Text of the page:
Best Actor Nominees (90th Academy Awards)

In recent years we have seen the presentation of Best Actor and Best Actress in alternating positions in the schedule of the evening. This began a while ago in order to blunt the perception that the Best Actor category was necessarily more significant than the Best Actress category is. Obviously there have been years when one set of nominees seemed to have a bit more prestige or flash than the other. Consider 1994, in which the Actress nominees, despite all being well-regarded actresses, were indeed from films with less overall buzz than their male counterparts. On the other hand, this year appears to be slanted just a little in the other direction. Who knows? Maybe when we look back twenty years from now we might think a little differently about it, but that’s how it looks to me at the moment.

Of course Gary Oldman, Denzel Washington, and Daniel Day-Lewis are nothing to sneeze at in and of themselves.

Timothee Chalamet – Call Me By Your Name

When people are asked who they could see upsetting Gary Oldman, this is the name I keep hearing. Timothee Chalamet is the one nominated performer this year who shows up in more than one of the Best Picture nominees, also appearing as Lady Bird’s second boyfriend. Saoirse Ronan (Lady Bird herself) does have a voice performance in animated nominee Loving Vincent, and Michael Stuhlbarg, who played Chalamet’s father in Call Me By your Name also had roles in The Post and The Shape of Water, but alas was not able to secure a nomination himself. Trivia aside, Chalamet truly is given a chance to inhabit and breathe in his character. We get to see him in moments of thoughtful repose, in feeling his own power and his own vulnerability. He has the opportunity both to simply exist as the character and do extremely natural and nuanced work and also a couple of opportunities to deliver on very specific emotional experiences. He performs the role at a remarkably accomplished level, and although the film itself is not one of my favorites of the year, I wouldn’t have any objections if he finds himself on stage in March.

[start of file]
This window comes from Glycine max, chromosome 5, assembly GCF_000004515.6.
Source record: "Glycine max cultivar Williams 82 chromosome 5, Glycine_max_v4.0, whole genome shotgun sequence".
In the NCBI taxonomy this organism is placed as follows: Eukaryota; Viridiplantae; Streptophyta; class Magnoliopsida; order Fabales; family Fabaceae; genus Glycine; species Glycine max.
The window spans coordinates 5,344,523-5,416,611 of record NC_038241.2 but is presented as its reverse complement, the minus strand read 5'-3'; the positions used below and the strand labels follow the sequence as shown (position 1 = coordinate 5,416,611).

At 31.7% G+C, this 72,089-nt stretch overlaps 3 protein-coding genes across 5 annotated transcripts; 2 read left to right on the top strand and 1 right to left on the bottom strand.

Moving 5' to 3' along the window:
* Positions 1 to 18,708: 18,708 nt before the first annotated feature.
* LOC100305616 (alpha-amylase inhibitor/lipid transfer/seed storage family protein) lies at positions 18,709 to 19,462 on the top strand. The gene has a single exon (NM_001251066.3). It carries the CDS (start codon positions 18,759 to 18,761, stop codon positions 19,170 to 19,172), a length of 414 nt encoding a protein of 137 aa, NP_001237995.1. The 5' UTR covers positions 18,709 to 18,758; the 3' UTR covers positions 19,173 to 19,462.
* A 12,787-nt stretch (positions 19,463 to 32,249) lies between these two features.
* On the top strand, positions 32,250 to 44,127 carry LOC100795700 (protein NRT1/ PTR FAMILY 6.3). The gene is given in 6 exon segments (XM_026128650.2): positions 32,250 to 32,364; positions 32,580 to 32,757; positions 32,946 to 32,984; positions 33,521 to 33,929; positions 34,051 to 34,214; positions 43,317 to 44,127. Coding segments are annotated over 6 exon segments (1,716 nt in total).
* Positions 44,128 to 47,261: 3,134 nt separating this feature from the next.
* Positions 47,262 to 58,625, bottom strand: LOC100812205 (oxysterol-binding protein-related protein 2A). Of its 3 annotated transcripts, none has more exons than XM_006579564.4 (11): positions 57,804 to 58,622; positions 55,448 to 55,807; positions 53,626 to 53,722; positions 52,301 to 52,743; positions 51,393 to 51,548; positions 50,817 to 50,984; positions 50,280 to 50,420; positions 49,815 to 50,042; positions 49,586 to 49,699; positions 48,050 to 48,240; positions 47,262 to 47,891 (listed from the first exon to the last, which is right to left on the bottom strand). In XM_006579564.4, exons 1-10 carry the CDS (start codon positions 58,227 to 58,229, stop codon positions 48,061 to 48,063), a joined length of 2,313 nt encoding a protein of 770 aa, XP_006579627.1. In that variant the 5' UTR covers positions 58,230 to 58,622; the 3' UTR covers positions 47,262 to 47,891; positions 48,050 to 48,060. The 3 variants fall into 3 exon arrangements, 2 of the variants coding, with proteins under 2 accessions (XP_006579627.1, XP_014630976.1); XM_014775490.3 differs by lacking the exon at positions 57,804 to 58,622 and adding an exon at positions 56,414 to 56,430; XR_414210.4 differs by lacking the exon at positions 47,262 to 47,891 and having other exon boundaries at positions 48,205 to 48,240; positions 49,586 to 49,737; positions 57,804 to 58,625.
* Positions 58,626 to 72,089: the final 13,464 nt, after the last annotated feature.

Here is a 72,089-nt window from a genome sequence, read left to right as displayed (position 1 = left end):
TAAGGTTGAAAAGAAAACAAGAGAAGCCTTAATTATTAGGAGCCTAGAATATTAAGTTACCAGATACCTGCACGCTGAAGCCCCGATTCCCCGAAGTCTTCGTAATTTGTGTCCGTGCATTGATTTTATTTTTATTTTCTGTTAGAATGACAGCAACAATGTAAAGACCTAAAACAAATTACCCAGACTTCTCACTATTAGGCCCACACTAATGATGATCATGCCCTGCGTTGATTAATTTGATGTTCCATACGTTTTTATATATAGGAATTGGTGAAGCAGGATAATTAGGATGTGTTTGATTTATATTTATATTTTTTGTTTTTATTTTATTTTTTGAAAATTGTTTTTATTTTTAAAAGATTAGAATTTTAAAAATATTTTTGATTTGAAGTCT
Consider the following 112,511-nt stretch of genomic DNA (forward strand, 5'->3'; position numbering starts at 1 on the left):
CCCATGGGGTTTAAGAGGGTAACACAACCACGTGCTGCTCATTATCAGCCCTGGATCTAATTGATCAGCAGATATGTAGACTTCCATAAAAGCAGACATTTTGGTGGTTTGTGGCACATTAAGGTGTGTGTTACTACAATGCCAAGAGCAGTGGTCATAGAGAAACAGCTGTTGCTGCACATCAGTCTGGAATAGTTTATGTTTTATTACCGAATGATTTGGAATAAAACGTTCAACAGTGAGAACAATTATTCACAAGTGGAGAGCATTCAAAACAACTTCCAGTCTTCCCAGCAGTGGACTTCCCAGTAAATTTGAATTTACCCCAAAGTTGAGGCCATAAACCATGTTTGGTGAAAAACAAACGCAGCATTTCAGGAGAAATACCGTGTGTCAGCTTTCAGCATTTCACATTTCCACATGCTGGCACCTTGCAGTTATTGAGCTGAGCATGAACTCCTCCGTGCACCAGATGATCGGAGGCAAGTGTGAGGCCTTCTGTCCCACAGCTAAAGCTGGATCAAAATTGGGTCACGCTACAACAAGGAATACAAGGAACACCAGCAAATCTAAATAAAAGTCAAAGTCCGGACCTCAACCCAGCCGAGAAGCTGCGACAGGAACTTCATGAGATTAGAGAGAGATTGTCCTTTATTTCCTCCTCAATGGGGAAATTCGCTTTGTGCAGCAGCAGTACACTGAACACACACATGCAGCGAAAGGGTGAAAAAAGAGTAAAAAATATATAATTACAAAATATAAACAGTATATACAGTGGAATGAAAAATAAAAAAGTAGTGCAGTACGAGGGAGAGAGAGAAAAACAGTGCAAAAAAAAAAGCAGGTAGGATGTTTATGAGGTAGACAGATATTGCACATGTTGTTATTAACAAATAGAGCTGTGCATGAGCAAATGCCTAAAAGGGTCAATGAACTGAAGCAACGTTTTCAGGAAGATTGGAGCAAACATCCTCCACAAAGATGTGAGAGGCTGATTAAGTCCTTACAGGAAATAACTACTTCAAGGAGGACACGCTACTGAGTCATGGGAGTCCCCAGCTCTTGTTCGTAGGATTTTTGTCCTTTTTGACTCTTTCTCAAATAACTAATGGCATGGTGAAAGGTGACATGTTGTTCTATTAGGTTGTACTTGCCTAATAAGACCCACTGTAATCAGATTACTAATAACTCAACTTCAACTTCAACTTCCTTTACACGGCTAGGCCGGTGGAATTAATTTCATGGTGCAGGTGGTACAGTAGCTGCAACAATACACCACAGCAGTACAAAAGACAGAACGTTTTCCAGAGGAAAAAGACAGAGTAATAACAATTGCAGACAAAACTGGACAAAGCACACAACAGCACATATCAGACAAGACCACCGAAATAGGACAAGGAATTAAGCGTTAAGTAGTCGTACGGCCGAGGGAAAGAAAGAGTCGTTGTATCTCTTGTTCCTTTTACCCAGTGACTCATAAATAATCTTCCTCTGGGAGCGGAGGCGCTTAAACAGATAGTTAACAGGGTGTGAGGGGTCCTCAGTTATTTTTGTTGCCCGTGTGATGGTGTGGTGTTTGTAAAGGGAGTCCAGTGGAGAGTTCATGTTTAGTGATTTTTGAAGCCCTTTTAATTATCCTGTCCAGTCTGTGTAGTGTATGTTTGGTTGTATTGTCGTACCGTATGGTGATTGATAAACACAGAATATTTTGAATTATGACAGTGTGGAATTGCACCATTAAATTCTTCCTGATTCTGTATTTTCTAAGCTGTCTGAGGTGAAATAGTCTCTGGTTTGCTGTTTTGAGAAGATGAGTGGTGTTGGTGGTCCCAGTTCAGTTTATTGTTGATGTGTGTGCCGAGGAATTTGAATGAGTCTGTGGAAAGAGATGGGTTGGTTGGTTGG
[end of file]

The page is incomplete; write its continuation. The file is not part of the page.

Experts’ Rank: 2
My Rank: 2

Daniel Day-Lewis – Phantom Thread

This is ostensibly Daniel Day-Lewis’ final performance in his amazingly impressive and unique career, nabbing him his sixth nomination in the Best Actor category and a chance at his fourth win. Whether or not that turns out to truly be the case, it’s as good a time as any to step back a little and appreciate how he has run his career on his own terms while more often than not also giving himself the opportunity to do only the kind of films and work that he has found rewarding personally rather than professionally. I’m sure if he made himself available for the next big super hero melee, both Marvel and Warner Brothers would likely be knocking down his door (anybody got any perfect casting ideas there?) If this really is his last performance, it’s an adept choice, with the character seeming at first to be the sort of thing he could do in his sleep and then slowly morphing into something entirely unlike what you came in expecting. Although his performance being nominated is obviously not the biggest surprise in the world, the amount of love Phantom Thread ended up receiving from the Academy was one of the notable elements of nomination morning. Almost as surprising as the film itself.

Experts’ Rank: 3 
My Rank: 3

Daniel Kaluuya – Get Out

You know, just because you’ve never heard of a guy doesn’t mean he hasn’t been hard at work for a while piling up credits and honing his craft. Such certainly was the case for Daniel Kaluuya from Get Out, whose resume currently boasts forty-one different credits, including a key supporting role in the current number one box office Marvel studios hit Black Panther. A London native of Ugandan descent, Kaluuya came up in British theatre and improvisational live shows, winning a number of high profile stage awards across the pond and putting a roof over his head with a variety of appearances in British television productions, including roles on Skins, Doctor Who, Black Mirror, and Psychoville. He also made appearances in sequels with only moderate profiles such as Johnny English Reborn, and Kick-Ass 2 before taking a supporting role in 2015’s well-liked action drama Sicario directed by Denis Villeneuve (Arrival, Blade Runner 2049). How do you learn to do just about anything? Practice. So it should be no surprise that Kaluuya’s performance in Get Out is so seamless and sympathetic, carrying the weight of the film on his shoulders through a series of strange and mysterious events without ever losing the sense that this guy is reacting appropriately to what’s going on around him. He is sensitive and confident, but appropriately suspicious and vulnerable. All without breaking the reality of the character or the suspension of the audience’s disbelief. He’s my choice for the lead male performance of the year.